Concerned about suicide?

Concerned about suicide?

What if the person doesn’t do anything to feel better? What if he or she considers suicide? The fear that someone we care about might choose to end their own life is probably one of the worst fears that we can have. While we may feel frightened and distressed to know that someone we care about is considering suicide, we can still do something helpful. We can help the person – who thinks that they are better off dead and who feels hopeless and distressed – to know that their feelings make sense; their thoughts are just thoughts and may not be helpful; what they believe (e.g. that they would be better off dead) may not be true, and that there are always, always alternative options to suicide.

How do we do that? By really knowing that:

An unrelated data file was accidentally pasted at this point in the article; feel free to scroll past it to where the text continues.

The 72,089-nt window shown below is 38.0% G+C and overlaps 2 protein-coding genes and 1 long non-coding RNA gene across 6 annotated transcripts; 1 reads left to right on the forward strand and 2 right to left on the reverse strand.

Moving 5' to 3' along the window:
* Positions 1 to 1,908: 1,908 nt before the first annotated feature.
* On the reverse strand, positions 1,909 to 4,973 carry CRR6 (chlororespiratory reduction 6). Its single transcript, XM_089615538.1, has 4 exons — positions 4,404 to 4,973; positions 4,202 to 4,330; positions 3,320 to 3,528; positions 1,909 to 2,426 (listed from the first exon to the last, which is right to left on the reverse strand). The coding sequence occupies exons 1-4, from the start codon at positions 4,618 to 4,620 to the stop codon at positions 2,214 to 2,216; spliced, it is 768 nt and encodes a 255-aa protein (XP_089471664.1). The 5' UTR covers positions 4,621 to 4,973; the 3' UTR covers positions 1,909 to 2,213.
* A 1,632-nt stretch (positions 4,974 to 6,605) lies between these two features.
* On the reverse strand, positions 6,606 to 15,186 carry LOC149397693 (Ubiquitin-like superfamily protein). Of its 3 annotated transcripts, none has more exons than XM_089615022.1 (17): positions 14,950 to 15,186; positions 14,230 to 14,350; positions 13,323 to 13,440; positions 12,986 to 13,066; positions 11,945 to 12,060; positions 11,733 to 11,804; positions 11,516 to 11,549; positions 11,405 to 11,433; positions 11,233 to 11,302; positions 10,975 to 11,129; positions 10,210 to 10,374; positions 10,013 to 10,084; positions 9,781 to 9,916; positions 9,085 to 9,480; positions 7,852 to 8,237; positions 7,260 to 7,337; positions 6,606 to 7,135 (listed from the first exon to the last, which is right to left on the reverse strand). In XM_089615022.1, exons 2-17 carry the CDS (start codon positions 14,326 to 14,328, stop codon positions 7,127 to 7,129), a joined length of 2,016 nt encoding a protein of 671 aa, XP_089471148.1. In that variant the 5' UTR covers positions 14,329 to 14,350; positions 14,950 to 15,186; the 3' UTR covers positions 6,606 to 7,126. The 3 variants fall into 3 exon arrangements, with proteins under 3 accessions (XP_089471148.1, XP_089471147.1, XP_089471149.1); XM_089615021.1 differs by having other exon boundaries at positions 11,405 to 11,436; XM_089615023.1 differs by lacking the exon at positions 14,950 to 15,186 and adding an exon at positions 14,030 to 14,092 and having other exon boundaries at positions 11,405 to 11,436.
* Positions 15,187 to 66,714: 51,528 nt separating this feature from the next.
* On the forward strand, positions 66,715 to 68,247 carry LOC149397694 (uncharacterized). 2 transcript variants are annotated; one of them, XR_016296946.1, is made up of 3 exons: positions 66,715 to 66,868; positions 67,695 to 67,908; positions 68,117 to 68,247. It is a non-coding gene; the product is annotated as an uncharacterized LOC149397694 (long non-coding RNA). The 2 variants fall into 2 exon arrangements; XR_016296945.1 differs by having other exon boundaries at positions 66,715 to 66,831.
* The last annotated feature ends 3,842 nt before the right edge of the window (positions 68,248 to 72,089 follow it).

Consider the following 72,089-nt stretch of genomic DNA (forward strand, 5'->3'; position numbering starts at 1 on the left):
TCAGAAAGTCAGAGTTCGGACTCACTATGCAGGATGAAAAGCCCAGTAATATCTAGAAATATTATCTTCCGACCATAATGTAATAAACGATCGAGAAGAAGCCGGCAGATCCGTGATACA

1. Just because someone thinks that they are better off dead does not mean that they are suicidal.
2. Just because they think that they are suicidal does not mean that they have to do it: There are always other options.
3. Just because someone has a diagnosis of depression does not mean that suicide is an inevitable outcome. There are many, many people who have depression or have had depression, and who are still alive and do not choose suicide.

Stay alert for warning signs of suicide.These may include:

Remember that sometimes there are no obvious signs that a person is considering suicide. If you are concerned that this may be a possibility please discuss your concerns with a medical professional and a trusted friend/family member.

If you are concerned that someone you care about may be seriously considering suicide please:

If a person has been treated through A&E and is being discharged, it is important to enquire with one of the medical team about a follow-up care plan. For example, will there be a referral to mental health services and what is the likely process/time frame? It is also essential that the individual makes an appointment to see their GP as soon as possible.


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